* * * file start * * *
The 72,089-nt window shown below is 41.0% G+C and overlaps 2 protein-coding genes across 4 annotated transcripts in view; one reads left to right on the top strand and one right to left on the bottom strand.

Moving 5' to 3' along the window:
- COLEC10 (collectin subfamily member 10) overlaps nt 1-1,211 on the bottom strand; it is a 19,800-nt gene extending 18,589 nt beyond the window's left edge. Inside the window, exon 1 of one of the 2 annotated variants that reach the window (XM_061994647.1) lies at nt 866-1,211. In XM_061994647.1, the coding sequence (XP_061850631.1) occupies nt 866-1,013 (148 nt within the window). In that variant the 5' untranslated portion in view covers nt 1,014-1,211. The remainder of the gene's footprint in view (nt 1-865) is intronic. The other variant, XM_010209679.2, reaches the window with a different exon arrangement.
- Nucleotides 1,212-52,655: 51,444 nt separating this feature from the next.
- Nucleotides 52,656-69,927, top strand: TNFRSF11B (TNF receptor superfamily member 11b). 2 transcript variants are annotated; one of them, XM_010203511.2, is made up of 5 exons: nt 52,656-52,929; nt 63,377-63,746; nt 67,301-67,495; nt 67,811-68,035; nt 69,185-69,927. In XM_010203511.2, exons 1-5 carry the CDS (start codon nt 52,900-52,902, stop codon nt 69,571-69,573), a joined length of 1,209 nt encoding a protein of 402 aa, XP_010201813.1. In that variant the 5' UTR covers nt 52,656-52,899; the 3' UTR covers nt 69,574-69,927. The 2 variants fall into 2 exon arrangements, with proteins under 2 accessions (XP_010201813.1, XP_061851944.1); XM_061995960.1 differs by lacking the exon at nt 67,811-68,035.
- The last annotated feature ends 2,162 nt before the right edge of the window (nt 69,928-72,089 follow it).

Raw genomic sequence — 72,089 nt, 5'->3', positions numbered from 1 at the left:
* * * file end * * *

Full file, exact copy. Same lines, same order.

The 72,089-nt window shown below is 41.0% G+C and overlaps 2 protein-coding genes across 4 annotated transcripts in view; one reads left to right on the top strand and one right to left on the bottom strand.

Moving 5' to 3' along the window:
- COLEC10 (collectin subfamily member 10) overlaps nt 1-1,211 on the bottom strand; it is a 19,800-nt gene extending 18,589 nt beyond the window's left edge. Inside the window, exon 1 of one of the 2 annotated variants that reach the window (XM_061994647.1) lies at nt 866-1,211. In XM_061994647.1, the coding sequence (XP_061850631.1) occupies nt 866-1,013 (148 nt within the window). In that variant the 5' untranslated portion in view covers nt 1,014-1,211. The remainder of the gene's footprint in view (nt 1-865) is intronic. The other variant, XM_010209679.2, reaches the window with a different exon arrangement.
- Nucleotides 1,212-52,655: 51,444 nt separating this feature from the next.
- Nucleotides 52,656-69,927, top strand: TNFRSF11B (TNF receptor superfamily member 11b). 2 transcript variants are annotated; one of them, XM_010203511.2, is made up of 5 exons: nt 52,656-52,929; nt 63,377-63,746; nt 67,301-67,495; nt 67,811-68,035; nt 69,185-69,927. In XM_010203511.2, exons 1-5 carry the CDS (start codon nt 52,900-52,902, stop codon nt 69,571-69,573), a joined length of 1,209 nt encoding a protein of 402 aa, XP_010201813.1. In that variant the 5' UTR covers nt 52,656-52,899; the 3' UTR covers nt 69,574-69,927. The 2 variants fall into 2 exon arrangements, with proteins under 2 accessions (XP_010201813.1, XP_061851944.1); XM_061995960.1 differs by lacking the exon at nt 67,811-68,035.
- The last annotated feature ends 2,162 nt before the right edge of the window (nt 69,928-72,089 follow it).

Raw genomic sequence — 72,089 nt, 5'->3', positions numbered from 1 at the left: